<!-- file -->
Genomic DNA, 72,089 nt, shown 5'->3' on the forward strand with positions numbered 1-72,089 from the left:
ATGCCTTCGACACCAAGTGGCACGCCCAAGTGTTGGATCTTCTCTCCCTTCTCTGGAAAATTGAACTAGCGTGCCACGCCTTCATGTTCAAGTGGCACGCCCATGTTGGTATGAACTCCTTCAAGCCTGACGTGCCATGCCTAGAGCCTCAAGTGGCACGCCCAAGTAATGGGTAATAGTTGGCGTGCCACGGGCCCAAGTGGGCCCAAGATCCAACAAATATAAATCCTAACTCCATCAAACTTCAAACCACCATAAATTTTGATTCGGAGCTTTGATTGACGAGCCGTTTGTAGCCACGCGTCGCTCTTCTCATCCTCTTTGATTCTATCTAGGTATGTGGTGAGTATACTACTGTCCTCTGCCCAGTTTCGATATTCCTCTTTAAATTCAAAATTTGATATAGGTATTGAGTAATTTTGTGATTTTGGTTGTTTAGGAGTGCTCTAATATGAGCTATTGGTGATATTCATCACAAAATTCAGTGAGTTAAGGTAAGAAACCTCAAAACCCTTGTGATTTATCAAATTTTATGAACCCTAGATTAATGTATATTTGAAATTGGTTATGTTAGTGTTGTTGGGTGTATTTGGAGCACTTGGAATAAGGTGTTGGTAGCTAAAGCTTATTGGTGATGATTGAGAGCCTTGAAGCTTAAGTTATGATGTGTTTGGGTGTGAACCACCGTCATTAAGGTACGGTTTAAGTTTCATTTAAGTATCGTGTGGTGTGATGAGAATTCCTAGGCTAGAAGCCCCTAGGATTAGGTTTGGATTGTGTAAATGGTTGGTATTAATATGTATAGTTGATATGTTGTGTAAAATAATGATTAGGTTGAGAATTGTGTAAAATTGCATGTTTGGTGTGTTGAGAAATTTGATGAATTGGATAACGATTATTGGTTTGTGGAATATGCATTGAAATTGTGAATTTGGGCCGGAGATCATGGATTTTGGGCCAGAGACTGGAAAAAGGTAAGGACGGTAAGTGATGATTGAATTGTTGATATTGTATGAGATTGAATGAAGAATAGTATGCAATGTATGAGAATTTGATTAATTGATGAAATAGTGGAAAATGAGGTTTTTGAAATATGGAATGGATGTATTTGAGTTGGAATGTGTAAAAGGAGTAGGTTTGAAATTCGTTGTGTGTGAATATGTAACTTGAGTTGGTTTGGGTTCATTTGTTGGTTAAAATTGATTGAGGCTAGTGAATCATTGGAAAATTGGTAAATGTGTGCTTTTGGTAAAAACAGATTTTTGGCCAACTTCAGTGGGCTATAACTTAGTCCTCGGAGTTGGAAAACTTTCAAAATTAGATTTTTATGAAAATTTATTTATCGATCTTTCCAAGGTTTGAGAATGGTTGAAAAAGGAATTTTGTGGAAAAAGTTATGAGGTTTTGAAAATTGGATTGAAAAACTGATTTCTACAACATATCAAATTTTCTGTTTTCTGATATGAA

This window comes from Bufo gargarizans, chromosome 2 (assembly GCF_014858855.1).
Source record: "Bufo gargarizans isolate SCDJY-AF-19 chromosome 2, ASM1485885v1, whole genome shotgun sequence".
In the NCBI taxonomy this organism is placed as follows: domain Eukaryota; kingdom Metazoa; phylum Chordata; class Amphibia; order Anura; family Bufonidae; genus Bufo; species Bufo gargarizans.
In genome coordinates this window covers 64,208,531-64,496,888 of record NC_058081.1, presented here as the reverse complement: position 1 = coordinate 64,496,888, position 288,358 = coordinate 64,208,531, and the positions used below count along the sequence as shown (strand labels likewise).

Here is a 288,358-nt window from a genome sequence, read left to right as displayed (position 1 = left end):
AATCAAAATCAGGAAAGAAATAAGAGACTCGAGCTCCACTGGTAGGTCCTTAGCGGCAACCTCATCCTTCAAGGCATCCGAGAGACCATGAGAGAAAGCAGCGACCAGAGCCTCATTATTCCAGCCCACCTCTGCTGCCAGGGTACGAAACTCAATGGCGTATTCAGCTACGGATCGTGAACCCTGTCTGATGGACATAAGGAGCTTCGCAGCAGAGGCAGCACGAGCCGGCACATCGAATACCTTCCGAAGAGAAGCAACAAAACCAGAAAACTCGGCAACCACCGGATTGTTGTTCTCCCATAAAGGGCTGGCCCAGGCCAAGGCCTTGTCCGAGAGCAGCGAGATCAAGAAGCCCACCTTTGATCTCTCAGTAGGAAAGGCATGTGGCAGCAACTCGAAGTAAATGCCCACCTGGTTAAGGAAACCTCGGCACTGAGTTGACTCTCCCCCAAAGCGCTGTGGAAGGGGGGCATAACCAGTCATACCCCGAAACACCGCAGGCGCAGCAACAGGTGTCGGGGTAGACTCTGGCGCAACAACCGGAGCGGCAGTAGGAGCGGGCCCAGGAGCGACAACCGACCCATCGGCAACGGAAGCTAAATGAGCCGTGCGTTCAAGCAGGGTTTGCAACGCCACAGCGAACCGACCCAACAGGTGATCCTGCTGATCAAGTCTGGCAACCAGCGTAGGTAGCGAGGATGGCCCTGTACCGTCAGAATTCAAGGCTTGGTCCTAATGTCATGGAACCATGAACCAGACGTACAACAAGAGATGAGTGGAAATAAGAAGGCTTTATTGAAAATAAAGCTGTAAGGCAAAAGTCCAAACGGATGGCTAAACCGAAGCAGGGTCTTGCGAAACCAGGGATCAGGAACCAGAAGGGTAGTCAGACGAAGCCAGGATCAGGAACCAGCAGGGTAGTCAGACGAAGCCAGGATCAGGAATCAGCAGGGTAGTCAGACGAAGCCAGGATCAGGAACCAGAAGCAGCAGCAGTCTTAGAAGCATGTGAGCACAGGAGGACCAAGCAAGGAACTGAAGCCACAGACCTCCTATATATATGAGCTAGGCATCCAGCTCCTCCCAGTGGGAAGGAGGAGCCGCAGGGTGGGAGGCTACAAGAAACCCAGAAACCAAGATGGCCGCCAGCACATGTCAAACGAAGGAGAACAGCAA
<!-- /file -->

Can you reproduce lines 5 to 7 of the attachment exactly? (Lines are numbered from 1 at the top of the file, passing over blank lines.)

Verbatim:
In the NCBI taxonomy this organism is placed as follows: domain Eukaryota; kingdom Metazoa; phylum Chordata; class Amphibia; order Anura; family Bufonidae; genus Bufo; species Bufo gargarizans.
In genome coordinates this window covers 64,208,531-64,496,888 of record NC_058081.1, presented here as the reverse complement: position 1 = coordinate 64,496,888, position 288,358 = coordinate 64,208,531, and the positions used below count along the sequence as shown (strand labels likewise).

Here is a 288,358-nt window from a genome sequence, read left to right as displayed (position 1 = left end):